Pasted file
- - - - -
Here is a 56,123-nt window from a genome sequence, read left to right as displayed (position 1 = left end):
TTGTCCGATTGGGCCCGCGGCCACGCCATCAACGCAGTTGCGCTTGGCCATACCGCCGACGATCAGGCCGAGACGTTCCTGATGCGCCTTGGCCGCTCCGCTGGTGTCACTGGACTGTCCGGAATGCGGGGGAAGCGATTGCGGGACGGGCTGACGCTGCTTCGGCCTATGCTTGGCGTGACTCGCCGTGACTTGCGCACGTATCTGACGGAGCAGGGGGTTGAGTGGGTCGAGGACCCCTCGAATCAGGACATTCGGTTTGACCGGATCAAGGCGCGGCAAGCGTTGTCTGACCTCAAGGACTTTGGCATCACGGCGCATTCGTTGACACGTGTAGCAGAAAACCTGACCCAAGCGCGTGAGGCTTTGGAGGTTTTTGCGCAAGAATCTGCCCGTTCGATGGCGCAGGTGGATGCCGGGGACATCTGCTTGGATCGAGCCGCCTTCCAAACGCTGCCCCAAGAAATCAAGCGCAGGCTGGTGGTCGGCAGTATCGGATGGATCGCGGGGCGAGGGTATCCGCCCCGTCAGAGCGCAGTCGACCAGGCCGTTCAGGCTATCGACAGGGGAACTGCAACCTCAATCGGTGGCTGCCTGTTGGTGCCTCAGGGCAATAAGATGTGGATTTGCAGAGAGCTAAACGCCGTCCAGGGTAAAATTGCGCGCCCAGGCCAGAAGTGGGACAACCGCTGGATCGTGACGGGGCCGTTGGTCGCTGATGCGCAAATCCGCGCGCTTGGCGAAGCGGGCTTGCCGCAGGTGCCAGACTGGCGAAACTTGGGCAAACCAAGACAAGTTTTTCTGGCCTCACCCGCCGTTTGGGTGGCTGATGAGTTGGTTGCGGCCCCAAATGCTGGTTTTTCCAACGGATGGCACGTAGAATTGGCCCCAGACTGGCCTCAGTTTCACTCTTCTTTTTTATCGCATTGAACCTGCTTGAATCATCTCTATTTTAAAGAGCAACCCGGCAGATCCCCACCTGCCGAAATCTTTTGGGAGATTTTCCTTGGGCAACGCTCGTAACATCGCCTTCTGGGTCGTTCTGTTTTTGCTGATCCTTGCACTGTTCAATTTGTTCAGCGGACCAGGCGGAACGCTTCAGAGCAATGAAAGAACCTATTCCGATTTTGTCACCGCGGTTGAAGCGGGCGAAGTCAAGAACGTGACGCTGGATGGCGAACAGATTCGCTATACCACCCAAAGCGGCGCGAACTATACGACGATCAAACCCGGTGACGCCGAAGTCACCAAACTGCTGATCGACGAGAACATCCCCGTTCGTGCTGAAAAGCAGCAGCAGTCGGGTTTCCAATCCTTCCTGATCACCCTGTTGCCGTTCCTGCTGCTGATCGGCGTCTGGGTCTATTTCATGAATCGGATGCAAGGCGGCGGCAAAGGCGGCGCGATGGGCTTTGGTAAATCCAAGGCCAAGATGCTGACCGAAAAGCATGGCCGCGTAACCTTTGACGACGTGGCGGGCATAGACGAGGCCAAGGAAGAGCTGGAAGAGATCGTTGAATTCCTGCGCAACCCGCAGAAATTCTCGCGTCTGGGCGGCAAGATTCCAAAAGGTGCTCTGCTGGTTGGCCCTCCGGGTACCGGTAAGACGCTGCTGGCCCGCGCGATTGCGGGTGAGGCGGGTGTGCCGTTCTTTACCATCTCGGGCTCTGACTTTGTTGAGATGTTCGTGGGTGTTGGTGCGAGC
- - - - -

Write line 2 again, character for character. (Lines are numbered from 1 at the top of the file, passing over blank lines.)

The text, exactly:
TTGTCCGATTGGGCCCGCGGCCACGCCATCAACGCAGTTGCGCTTGGCCATACCGCCGACGATCAGGCCGAGACGTTCCTGATGCGCCTTGGCCGCTCCGCTGGTGTCACTGGACTGTCCGGAATGCGGGGGAAGCGATTGCGGGACGGGCTGACGCTGCTTCGGCCTATGCTTGGCGTGACTCGCCGTGACTTGCGCACGTATCTGACGGAGCAGGGGGTTGAGTGGGTCGAGGACCCCTCGAATCAGGACATTCGGTTTGACCGGATCAAGGCGCGGCAAGCGTTGTCTGACCTCAAGGACTTTGGCATCACGGCGCATTCGTTGACACGTGTAGCAGAAAACCTGACCCAAGCGCGTGAGGCTTTGGAGGTTTTTGCGCAAGAATCTGCCCGTTCGATGGCGCAGGTGGATGCCGGGGACATCTGCTTGGATCGAGCCGCCTTCCAAACGCTGCCCCAAGAAATCAAGCGCAGGCTGGTGGTCGGCAGTATCGGATGGATCGCGGGGCGAGGGTATCCGCCCCGTCAGAGCGCAGTCGACCAGGCCGTTCAGGCTATCGACAGGGGAACTGCAACCTCAATCGGTGGCTGCCTGTTGGTGCCTCAGGGCAATAAGATGTGGATTTGCAGAGAGCTAAACGCCGTCCAGGGTAAAATTGCGCGCCCAGGCCAGAAGTGGGACAACCGCTGGATCGTGACGGGGCCGTTGGTCGCTGATGCGCAAATCCGCGCGCTTGGCGAAGCGGGCTTGCCGCAGGTGCCAGACTGGCGAAACTTGGGCAAACCAAGACAAGTTTTTCTGGCCTCACCCGCCGTTTGGGTGGCTGATGAGTTGGTTGCGGCCCCAAATGCTGGTTTTTCCAACGGATGGCACGTAGAATTGGCCCCAGACTGGCCTCAGTTTCACTCTTCTTTTTTATCGCATTGAACCTGCTTGAATCATCTCTATTTTAAAGAGCAACCCGGCAGATCCCCACCTGCCGAAATCTTTTGGGAGATTTTCCTTGGGCAACGCTCGTAACATCGCCTTCTGGGTCGTTCTGTTTTTGCTGATCCTTGCACTGTTCAATTTGTTCAGCGGACCAGGCGGAACGCTTCAGAGCAATGAAAGAACCTATTCCGATTTTGTCACCGCGGTTGAAGCGGGCGAAGTCAAGAACGTGACGCTGGATGGCGAACAGATTCGCTATACCACCCAAAGCGGCGCGAACTATACGACGATCAAACCCGGTGACGCCGAAGTCACCAAACTGCTGATCGACGAGAACATCCCCGTTCGTGCTGAAAAGCAGCAGCAGTCGGGTTTCCAATCCTTCCTGATCACCCTGTTGCCGTTCCTGCTGCTGATCGGCGTCTGGGTCTATTTCATGAATCGGATGCAAGGCGGCGGCAAAGGCGGCGCGATGGGCTTTGGTAAATCCAAGGCCAAGATGCTGACCGAAAAGCATGGCCGCGTAACCTTTGACGACGTGGCGGGCATAGACGAGGCCAAGGAAGAGCTGGAAGAGATCGTTGAATTCCTGCGCAACCCGCAGAAATTCTCGCGTCTGGGCGGCAAGATTCCAAAAGGTGCTCTGCTGGTTGGCCCTCCGGGTACCGGTAAGACGCTGCTGGCCCGCGCGATTGCGGGTGAGGCGGGTGTGCCGTTCTTTACCATCTCGGGCTCTGACTTTGTTGAGATGTTCGTGGGTGTTGGTGCGAGC